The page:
Document Type

Working Paper

Date of this Version



Judd Kessler


Traditional economic theory assumes that policymakers are rational. However, one bias that policymakers may exhibit is hyperbolic discounting, particularly in health and environmental policy. This paper investigated whether a correlation between hyperbolic discounting and COVID-19 policy responses existed. Results showed that rational discounting and hyperbolic discounting both explain the stringency of policy responses across the world, although this effect was not driven by any specific policies. Further research is needed to determine the mechanism behind the relationship.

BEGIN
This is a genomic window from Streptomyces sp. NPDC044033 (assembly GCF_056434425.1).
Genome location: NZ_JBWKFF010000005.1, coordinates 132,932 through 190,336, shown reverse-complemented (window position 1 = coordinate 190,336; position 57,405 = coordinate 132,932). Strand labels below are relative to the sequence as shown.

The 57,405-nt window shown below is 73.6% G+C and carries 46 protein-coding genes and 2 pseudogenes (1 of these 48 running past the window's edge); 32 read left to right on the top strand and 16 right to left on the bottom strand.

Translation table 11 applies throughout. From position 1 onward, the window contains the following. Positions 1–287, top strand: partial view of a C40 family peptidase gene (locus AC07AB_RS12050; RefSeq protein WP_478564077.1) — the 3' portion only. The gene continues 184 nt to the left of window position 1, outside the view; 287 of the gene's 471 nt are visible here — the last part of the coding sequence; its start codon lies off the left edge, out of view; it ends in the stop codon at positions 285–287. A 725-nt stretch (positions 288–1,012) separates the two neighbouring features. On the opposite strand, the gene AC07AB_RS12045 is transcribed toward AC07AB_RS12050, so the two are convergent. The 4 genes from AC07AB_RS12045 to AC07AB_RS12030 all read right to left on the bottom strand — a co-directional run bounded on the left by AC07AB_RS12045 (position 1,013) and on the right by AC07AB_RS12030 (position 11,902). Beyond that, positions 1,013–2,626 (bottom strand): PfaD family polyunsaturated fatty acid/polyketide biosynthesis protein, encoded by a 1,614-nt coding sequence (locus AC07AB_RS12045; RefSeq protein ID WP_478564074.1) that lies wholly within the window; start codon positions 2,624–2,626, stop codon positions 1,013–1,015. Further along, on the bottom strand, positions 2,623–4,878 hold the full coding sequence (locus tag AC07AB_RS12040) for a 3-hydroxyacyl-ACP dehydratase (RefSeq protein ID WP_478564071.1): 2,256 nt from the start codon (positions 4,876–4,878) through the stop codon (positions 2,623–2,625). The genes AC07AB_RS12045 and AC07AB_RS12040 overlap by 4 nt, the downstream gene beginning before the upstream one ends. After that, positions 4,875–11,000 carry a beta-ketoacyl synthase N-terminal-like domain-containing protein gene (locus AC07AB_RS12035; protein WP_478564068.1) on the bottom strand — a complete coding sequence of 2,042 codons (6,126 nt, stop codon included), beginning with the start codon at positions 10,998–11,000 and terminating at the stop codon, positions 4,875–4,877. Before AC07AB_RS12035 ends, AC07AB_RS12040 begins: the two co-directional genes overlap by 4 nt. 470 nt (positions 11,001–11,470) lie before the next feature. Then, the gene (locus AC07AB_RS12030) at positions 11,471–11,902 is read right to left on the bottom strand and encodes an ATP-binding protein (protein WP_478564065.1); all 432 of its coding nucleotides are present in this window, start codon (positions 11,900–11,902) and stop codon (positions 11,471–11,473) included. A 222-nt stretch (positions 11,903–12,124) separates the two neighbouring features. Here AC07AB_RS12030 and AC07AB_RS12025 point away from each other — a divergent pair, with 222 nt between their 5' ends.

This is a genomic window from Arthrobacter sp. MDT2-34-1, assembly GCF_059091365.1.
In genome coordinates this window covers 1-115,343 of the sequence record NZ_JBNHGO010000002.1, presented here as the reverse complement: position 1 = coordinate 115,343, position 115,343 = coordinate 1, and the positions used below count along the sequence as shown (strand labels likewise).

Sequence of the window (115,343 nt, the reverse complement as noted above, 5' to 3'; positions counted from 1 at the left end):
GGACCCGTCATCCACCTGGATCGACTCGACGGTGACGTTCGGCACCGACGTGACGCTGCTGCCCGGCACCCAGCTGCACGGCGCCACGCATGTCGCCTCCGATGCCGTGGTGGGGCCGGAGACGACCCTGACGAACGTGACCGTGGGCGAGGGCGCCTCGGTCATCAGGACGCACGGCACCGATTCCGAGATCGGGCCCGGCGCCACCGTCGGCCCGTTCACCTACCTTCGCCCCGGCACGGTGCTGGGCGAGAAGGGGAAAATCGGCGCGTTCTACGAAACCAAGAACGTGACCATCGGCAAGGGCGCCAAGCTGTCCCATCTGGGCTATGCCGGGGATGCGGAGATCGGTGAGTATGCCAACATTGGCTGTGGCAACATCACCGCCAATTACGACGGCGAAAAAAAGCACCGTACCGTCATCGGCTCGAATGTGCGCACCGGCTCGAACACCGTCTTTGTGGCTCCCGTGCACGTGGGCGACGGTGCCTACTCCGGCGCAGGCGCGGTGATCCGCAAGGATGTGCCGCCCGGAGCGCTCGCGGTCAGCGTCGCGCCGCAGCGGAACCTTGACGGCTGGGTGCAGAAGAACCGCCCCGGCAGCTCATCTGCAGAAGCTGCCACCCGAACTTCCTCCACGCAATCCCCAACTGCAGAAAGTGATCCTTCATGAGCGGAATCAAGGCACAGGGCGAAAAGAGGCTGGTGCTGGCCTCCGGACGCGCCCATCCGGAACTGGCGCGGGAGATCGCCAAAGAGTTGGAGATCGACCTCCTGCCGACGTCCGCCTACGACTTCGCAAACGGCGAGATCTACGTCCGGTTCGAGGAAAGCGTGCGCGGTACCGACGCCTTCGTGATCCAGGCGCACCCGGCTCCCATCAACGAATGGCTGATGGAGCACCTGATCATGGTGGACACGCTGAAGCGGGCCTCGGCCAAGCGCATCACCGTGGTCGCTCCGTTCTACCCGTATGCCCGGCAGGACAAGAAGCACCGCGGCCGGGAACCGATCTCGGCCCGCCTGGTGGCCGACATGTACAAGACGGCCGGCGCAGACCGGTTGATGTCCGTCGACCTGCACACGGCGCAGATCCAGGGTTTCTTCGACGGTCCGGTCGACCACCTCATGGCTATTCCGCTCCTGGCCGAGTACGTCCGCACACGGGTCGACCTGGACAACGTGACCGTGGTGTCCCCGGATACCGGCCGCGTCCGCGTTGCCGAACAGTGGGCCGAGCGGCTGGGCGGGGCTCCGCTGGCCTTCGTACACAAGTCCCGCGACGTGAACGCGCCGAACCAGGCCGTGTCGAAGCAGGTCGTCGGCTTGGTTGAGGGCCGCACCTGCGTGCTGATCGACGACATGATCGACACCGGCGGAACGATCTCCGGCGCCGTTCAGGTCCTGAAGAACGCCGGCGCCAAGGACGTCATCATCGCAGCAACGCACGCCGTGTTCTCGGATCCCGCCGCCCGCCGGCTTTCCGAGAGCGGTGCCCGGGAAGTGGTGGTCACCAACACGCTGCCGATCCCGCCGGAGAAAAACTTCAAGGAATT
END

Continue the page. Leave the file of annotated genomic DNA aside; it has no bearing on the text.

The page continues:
hyperbolic discounting, time preferences, behavioral economics, public policy



Date Posted: 09 October 2020


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